Who is a father?
In the High Court case of Masson v Parsons in 2019 the court considered the meaning of the term “parent” and whether the sperm donor could be termed “parent” within the ordinary meaning. Does the ordinary meaning exclude a “sperm donor”?
The court considered the legislation and the majority decision of the judges endorsed the primary judge’s determination that the male in this case is the father and parent of his biological daughter.
In this case the facts were that the parties to the litigation had been close friends for many years. The male provided his semen so that the female could fall pregnant by artificial insemination. At the time of conception the male believed he was fathering the child and that as the child’s father he would support and care for her. His name was entered on the child’s birth certificate as her father. The male took the relationship seriously although the child did not live with him. He had and continues to have an ongoing role in the child’s financial support, health, education and general welfare and enjoys an extremely close and secure attachment relationship with her.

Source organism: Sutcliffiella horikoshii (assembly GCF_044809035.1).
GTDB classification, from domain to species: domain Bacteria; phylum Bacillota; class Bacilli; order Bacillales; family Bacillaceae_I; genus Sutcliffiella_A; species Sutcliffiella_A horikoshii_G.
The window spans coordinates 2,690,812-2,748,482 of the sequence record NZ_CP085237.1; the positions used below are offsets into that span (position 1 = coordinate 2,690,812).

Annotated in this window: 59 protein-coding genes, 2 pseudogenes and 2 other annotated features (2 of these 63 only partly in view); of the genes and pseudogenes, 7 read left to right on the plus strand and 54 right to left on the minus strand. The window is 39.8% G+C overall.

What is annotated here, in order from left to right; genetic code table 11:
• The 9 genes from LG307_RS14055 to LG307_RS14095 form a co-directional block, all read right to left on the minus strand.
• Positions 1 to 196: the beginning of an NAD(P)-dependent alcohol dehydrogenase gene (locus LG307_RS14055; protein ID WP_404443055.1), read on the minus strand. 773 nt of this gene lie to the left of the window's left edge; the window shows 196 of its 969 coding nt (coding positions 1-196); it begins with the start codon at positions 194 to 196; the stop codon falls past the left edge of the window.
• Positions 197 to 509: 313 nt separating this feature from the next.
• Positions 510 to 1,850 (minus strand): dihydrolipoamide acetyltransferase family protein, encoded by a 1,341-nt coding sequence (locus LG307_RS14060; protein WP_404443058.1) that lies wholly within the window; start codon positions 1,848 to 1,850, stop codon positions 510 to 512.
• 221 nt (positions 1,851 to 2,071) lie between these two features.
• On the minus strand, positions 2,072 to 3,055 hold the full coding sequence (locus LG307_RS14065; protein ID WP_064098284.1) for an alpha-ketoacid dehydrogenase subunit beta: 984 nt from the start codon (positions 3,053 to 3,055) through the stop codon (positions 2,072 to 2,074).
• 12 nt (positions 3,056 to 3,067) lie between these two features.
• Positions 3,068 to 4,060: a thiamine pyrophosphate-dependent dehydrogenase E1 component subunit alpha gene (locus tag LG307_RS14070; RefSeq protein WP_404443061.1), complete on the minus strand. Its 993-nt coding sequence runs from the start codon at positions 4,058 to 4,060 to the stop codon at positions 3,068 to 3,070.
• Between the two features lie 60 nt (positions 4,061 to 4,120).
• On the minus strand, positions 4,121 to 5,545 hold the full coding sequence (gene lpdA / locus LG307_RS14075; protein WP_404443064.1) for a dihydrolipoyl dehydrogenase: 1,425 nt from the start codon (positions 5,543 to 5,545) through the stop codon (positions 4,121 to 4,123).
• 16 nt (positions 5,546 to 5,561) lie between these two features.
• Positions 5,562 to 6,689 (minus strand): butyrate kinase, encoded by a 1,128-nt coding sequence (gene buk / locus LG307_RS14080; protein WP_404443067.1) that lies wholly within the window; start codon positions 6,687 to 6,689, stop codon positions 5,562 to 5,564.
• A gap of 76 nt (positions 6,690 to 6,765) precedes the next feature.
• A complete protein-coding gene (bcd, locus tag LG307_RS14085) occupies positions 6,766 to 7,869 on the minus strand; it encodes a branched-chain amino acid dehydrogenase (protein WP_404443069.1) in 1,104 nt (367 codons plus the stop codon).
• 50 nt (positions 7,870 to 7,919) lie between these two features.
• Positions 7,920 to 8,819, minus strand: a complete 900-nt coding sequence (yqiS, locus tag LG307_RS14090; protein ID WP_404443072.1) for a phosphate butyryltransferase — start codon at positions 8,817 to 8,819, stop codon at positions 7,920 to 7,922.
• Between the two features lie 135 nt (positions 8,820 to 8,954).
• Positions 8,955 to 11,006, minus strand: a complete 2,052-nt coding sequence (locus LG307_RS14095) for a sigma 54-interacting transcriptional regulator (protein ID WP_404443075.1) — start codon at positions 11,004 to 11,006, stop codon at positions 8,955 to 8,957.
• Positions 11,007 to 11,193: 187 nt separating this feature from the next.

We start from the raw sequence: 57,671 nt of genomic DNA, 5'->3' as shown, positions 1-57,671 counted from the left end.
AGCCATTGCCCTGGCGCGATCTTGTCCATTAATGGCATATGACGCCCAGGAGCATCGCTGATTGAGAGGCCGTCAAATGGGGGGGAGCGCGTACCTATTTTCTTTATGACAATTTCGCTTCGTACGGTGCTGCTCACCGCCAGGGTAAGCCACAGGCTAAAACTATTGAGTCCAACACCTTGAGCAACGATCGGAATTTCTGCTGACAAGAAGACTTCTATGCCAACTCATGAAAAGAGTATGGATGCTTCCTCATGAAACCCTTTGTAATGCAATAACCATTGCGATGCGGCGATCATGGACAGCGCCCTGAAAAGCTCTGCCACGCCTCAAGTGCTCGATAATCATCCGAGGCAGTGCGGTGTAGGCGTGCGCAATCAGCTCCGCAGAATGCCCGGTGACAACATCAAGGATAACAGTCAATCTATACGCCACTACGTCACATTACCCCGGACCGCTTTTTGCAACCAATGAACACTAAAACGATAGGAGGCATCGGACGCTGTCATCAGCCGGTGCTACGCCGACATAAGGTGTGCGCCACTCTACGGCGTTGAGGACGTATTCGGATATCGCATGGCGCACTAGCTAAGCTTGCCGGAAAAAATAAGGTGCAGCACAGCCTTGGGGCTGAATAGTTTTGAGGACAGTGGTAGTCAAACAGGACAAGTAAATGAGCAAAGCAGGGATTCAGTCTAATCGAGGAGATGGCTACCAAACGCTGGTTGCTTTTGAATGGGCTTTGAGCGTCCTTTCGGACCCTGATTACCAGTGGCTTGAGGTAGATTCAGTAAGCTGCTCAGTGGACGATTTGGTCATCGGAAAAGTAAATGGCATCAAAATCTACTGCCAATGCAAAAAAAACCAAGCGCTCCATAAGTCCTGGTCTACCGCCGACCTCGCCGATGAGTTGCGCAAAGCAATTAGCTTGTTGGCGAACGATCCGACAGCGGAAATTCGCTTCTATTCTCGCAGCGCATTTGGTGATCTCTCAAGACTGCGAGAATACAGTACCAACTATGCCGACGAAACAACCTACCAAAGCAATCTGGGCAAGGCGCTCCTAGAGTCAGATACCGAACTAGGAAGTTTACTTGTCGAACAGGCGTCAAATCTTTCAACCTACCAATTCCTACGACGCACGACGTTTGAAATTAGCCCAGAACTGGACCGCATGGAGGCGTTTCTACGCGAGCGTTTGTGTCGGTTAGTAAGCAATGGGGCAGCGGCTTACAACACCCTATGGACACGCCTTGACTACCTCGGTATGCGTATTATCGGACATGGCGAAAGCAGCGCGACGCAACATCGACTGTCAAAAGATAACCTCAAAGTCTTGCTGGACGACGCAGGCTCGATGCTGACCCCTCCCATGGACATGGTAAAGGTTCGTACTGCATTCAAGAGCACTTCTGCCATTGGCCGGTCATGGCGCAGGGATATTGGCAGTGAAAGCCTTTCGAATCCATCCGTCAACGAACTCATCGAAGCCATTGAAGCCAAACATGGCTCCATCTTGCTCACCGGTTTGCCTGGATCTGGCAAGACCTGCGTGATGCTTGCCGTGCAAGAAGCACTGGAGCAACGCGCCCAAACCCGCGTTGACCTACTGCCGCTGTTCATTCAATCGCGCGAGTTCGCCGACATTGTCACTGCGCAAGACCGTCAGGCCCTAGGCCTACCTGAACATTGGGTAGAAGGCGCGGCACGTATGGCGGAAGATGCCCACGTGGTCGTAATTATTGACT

The various courts in the proceedings, the primary judge and then the Full Court of the Family Court, correctly looked at the relevant legislation and determined that s60H of the Family Law Act which provides rules in respect of parentage of children born of artificial conception procedures is not exhaustive as to who may qualify as a parent of a child.
What does this mean?
Simply, it does not mean that the only persons who by law have parental responsibilities are persons according to ordinary acceptance. And furthermore it does not mean that the only persons who may seek parenting orders are parents according to ordinary acceptance or are otherwise defined as parents. The intention of the legislation is to expand and not restrict the categories of people who may qualify as a parent of a child born of an artificial conception procedure.
The court indicated that the question of whether a person qualifies under the Family Law Act as a parent according to the ordinary contemporary Australian understanding of “parent” is a question of fact and degree. The male here was far more than a sperm donor and he had been recognised as a parent.